Egyptian archaeologists believe they could have finally found the mummy of Queen Nefertiti
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Archaeologists believe they have finally found the long-lost tomb of one of Egypt's most famous rulers, Queen Nefertiti.
While archaeologists are still waiting on the DNA results, they believe they have obtained the remains of Queen Nefertiti and her daughter Ankhesenamun, the wife of Tutankhamun.
Hawass told the Spanish newspaper El Independiente: “I'm sure I'll reveal Nefertiti's mummy in a month or two.”
The mummies are reportedly from tombs KV21 and KV35, at the Valley of the Kings in Luxor, as per The Telegraph.
Hawass added that if the mummy turns out to be Queen Nefertiti, they will conduct CT scans to reveal the monarch’s true beauty, which is reported to be legendary.
However, Hawass explained that much of ancient Egyptian history is still unknown as scientists have yet to discover most of the remains.
According to The Telegraph, he said: “We have barely found 30 percent of everything that is underground.
“Modern Egypt is built on the Ancient.
"And that is why the heritage that remains hidden is immense.”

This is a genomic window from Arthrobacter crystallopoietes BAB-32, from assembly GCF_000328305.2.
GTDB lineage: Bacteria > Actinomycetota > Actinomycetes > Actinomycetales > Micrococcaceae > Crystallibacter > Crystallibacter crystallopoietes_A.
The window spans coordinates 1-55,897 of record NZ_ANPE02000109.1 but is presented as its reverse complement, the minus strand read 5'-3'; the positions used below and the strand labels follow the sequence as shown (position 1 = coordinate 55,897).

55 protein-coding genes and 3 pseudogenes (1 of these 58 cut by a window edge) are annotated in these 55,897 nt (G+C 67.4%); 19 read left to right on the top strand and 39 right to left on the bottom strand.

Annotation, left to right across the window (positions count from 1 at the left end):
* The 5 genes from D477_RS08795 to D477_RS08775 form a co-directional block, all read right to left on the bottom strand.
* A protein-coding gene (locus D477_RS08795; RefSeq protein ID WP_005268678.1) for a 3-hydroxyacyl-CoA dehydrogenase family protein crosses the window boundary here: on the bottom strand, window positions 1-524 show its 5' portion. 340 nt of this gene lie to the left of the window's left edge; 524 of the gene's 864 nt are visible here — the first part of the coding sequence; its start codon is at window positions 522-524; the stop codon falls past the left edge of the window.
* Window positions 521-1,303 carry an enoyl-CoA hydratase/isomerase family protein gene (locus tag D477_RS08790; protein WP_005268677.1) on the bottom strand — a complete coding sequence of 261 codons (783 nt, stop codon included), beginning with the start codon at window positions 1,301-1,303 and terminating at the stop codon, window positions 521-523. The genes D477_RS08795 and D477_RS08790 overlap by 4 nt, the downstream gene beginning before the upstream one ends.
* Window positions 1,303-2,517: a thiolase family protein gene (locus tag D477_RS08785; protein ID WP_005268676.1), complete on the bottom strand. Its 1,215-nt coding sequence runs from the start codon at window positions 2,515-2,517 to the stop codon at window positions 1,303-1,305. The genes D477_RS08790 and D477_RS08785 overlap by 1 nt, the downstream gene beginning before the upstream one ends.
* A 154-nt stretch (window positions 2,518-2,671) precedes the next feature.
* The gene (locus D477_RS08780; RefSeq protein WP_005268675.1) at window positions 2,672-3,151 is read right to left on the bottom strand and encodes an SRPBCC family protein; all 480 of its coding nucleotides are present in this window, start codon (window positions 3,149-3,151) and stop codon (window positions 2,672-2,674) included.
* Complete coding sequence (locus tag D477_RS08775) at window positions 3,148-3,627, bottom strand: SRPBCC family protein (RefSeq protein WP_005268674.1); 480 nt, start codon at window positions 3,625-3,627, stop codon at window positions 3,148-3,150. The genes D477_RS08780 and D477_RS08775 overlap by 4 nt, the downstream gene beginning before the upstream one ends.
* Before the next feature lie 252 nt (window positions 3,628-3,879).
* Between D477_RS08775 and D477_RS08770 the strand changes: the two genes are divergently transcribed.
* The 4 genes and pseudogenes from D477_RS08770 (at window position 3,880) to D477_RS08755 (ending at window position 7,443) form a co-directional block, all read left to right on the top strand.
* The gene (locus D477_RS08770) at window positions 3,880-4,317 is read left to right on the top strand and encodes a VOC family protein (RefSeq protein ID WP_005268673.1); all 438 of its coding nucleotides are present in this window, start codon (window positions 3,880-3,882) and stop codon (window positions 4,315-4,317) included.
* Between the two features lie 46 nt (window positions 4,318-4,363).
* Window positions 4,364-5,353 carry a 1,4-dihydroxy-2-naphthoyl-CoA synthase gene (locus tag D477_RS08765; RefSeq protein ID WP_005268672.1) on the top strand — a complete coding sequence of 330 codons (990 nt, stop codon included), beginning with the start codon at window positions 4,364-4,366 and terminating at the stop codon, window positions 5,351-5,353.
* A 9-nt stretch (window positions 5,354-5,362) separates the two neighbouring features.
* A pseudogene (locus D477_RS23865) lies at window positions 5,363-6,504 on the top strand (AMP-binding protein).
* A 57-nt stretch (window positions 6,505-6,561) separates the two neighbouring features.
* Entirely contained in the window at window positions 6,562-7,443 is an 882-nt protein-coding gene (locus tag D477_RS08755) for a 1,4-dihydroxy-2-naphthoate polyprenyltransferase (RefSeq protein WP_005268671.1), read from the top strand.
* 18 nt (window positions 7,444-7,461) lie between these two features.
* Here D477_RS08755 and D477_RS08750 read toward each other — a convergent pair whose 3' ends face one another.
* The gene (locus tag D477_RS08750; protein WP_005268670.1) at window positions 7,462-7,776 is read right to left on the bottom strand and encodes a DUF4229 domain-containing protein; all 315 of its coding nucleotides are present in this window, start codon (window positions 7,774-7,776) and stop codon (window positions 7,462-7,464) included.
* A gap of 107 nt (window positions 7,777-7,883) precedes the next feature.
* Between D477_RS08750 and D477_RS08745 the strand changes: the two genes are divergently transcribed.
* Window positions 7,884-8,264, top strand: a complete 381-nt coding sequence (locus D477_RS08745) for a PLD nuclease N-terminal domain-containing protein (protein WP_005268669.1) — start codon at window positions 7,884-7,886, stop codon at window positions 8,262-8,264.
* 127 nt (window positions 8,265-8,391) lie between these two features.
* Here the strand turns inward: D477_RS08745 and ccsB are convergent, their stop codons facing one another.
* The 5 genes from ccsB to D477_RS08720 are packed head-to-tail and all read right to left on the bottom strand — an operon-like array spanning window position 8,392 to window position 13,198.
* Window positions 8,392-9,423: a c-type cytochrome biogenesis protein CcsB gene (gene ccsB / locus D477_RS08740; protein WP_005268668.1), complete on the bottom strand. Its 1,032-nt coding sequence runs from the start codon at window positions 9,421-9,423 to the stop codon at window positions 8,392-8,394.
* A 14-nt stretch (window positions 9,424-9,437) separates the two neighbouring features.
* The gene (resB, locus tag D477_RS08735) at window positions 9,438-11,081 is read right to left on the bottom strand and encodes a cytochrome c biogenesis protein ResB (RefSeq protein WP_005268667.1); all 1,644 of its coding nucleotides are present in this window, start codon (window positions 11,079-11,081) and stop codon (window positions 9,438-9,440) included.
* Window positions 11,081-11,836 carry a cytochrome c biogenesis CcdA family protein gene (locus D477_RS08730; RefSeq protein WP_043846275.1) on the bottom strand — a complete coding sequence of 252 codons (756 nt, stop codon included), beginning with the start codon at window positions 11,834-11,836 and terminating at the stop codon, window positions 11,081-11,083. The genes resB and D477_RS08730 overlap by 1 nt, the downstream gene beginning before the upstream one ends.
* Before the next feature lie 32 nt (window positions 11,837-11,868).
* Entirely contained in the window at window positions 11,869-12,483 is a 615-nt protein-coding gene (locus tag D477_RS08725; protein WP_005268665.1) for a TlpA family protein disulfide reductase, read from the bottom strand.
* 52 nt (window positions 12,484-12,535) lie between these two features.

Queen Nefertiti reigned as queen from 1353–36 BCE, when Egypt was at its most prosperous, according to the World History Encyclopaedia.
With her husband, Pharaoh Akhenaten, they turned the nation from polytheism to a monotheistic worshipping religion named Aten, which followed the beliefs and practices of a sun god.
However, once their son-in-law Tutankhamun ruled, he rejected Aten and restored the pantheon of Egyptian gods.
Following the Queen’s death, high priests destroyed monotheist monuments created by Akhenaten and abolished her name from records.
Despite swiping her from history books, scholars continue to be fascinated by the sun queen almost 3,300 years after her reign.
Michelle Moran, the author of Nefertiti, told The Guardian: “She was the Cleopatra of her time. Just as beautiful, just as wealthy, and just as powerful – if not more powerful.”
As a bust of the monarch has been widely celebrated and recognised worldwide, Moran added: “You see the graceful curve of her neck, her thinly arched brows, cheekbones so rigid they could cut you.”
She continued: “She is compelling. You look into her face and you are arrested by beauty.”